Election /

Starbuck Asks Court to Overturn Tennessee GOP's Decision to Remove Him from Ballot

'We won't back down from this fight because people need to decide elections,' Starbuck told Timcast


A Republican congressional candidate who was removed from the primary ballot in Tennessee is asking a federal court to intercede on his behalf.

Robby Starbuck, a video producer who is running in the state’s 5th Congressional District, was removed from the Republican primary ballot in April.

The Tennesee GOP said he and two other candidates — former State Department spokeswoman Morgan Ortagus and businessman Baxter Lee – did not qualify as they were not “bona fide” Republicans.

Starbucks said removing him from the ballot was unconstitutional and stemmed from a legislative effort to prevent new residents from running for federal office.

His legal team also argues the party’s executive committee’s decision violated the Tennessee Open Meetings Act as it held its vote in secret.

Starbuck filed a lawsuit against GOP Chair Scott Golden, Tennessee Secretary of State Tre Hargett and state coordinator of elections Mark Goins in the state’s Middle District Court on May 2.

“The [Tennessee Republican Party’s] instruction to the state to remove Mr. Starbuck from the primary ballot in the upcoming election … for reasons beyond its narrowly prescribed lawful power to disqualify non-Republicans, was … arbitrary, capricious, unsupported by the evidence, and contrary to law,” according to the lawsuit, per NBC.

Under the party’s bylaws, potential candidates for the Republican primary can prove they are “bona fide” members by having participated in three of the previous four elections or providing the executive committee letters from other Republicans vouching for them.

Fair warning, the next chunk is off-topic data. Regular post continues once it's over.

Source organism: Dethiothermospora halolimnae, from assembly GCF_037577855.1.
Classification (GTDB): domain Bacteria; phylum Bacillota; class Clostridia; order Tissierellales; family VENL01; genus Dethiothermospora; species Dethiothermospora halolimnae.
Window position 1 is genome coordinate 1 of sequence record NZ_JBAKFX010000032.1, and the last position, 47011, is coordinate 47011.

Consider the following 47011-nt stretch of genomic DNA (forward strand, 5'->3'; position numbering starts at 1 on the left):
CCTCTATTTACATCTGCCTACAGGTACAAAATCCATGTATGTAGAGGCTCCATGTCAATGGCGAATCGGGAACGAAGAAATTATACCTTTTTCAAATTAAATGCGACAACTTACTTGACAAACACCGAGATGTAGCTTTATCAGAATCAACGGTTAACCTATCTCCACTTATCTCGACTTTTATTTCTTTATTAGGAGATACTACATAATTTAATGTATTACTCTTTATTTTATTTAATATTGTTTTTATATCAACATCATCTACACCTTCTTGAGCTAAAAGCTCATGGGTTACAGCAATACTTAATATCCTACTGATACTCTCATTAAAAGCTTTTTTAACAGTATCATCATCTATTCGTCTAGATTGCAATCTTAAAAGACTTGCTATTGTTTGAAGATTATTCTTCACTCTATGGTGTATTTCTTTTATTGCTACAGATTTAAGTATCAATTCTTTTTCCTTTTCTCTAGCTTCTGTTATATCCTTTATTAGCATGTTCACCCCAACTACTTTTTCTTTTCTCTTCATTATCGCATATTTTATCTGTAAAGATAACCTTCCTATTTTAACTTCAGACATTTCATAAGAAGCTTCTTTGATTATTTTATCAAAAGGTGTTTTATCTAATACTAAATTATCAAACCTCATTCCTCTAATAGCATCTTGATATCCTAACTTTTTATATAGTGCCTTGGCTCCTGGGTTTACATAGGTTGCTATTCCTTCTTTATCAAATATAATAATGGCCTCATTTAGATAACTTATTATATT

“We won’t back down from this fight because people need to decide elections,” Starbuck told Timcast. “This was done because our support is so tremendous and they fear a real America First candidate like me winning because it puts their stranglehold on power into question. If I win, it means the people are taking control.”

“It was always going to be a fight,” he added. “We may not have asked for it, but it’s a fight we welcome and a fight we will win.”

“I took this major step to fight for the rights of Tennessee voters, only after the state party, in the face of a detailed legal demand and a mountain of evidence, refused to do the right thing and correct what they did wrong by disenfranchising their own voters,” Starbuck said in a statement on Twitter.

“Our complaint alleges that state GOP used secret and irregular means to prevent a FREE and FAIR election consistent with the state party bylaws, and state and federal law,” the candidate continued.

Ortagus, who was endorsed by President Donald Trump, appears to have no plans to fight the state party’s decision. 

Ortagus’s website, which featured multiple endorsements and mentions of former President Donald Trump, is now a simple landing page with the tag line, ‘Thank You’ on a browser tab,” notes The National Pulse.

The candidates that are currently set to appear on the Republican primary ballot for the 5th Congressional district include Speaker of the House Beth Harwell, Maury County Mayor Andy Ogles and retired National Guard Brigadier General Kurt Winstead.

The primary will be held on Aug. 4, 2022.

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